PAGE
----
Eric said, “When I had Victor, I sent him down. I sent him to Triple-A for the first half of the season. He needed to do some things. He wasn’t ready. Then when he came back in the second half, you had to be careful with him. Then his first full year, you had to be careful with him. Eventually he developed into the All-Star caliber player he was.”
Through the series at Detroit, Montero, just 22 years old, has started a quarter of the Mariners first 20 games at catcher. Jeff Datz, third base coach, Eric and former Mariners catcher Dan Wilson have all spent time with Jesus, so he has plenty of support as the continues his development behind the plate.
Day 2 / Monday, February 13, 2012 / 43 Days ‘til Opening Night in Tokyo / 59 Days ‘til Opening Night in Seattle
Weather: Sunny skies with temperatures in the low to mid-60 during workouts this morning. Temperatures are continuing to warm up through the afternoon, but rain may be in the forecast for tomorrow.
Quote of the Day: Shortstop Munenori Kawasaki introducing himself to teammates, staff and media: “I am Munenori Kawasaki. Kawasaki…VROOM VROOM.” Kawasaki signed a Minor League contract with the Mariners in January and is excited to be in camp.
The Day: Pitchers and catchers were on field for the second day of camp. After day one and figuring out which field to be on and at what time, day two went smoothly with everyone getting where they needed to be on time.
Sixteen pitchers had bullpens today after 18 did yesterday, including RH Hisashi Iwakumi, RH Hector Noesi, RH Brandon League and RH Kevin Millwood. General Manager Jack Zduriencik and Manager Eric Wedge have been impressed early with the pitchers in camp.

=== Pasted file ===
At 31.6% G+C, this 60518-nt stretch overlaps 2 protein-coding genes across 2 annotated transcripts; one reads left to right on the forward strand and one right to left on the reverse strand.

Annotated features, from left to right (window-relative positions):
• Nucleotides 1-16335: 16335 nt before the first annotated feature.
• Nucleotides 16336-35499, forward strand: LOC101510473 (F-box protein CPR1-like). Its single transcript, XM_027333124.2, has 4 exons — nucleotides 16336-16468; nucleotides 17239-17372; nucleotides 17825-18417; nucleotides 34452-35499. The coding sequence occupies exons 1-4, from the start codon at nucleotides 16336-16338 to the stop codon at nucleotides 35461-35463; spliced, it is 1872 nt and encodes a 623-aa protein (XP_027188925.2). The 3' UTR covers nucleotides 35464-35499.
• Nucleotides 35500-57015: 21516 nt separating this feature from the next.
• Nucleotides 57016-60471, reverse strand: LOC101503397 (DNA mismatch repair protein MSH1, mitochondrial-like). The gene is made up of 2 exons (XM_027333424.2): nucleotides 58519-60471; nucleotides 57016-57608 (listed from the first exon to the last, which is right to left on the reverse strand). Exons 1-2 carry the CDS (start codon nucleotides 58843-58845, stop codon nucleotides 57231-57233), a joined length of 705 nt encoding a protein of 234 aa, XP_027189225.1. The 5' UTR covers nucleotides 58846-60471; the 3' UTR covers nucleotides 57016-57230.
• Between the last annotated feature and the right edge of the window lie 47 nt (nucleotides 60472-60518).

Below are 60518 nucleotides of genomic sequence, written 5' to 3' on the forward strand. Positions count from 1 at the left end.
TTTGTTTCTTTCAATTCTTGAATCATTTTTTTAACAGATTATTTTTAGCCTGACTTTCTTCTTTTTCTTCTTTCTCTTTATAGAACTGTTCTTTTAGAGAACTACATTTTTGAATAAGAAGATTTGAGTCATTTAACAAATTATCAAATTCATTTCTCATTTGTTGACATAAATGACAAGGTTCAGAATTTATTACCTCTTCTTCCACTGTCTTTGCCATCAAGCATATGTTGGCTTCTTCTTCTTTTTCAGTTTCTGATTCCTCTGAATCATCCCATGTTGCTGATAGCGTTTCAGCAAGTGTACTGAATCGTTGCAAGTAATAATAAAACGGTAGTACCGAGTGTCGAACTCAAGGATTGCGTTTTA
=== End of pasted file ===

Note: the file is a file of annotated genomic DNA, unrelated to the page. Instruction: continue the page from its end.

Pitchers continued working on PFP (Pitchers Fielding Practice) drills, including fielding a bunt and covering first on a ball hit to the right side of the infield. Infielders Mike Carp, Kyle Seager and Nick Franklin stood in as first baseman for the pitchers on one of the fields. Catchers also worked on controlling the running game and throwing out runners at second base.
The catchers wrapped up the day split into two hitting groups. While working on hitting to all sides of the field, Jesus Sucre hit a screaming line drive up the middle and nearly took out coach Nasusel Cabrera gathering balls in shallow center field. Cabrera had to jump out of the way and used a ball bucket to deflect the ball. The rest of the coaching staff laughed and continued to give Cabrera a hard time until BP was over. Jesus Montero, Miguel Olivo and Adam Moore each hit multiple home runs into the parking lot.
Much like the college football polls, there are a lot of these, and it can get confusing, but we wanted to pass along a few more to get you excited for the upcoming baseball season.
- C Jesus Montero (#7)
- RHP Taijuan Walker (#14)
- LHP Danny Hultzen (#35)
- LHP James Paxton (#59)
Additionally, author Kevin Goldstein noted on his Twitter feed that infielder Nick Franklin would also likely be included in the top 125 players.
ESPN.com and Keith Law also unveiled their annual Top 100 prospects (hidden behind ESPN’s pay wall), with five Mariners listed among the top 100.
- C Jesus Montero (#9)
- RHP Taijuan Walker (#24)
- LHP Danny Hultzen (#30)
- LHP James Paxton (#51)
- INF Nick Franklin (#57)
Larry Stone of the Seattle Times has a nice write-up on the ESPN.com piece in his Hot Stone League Blog.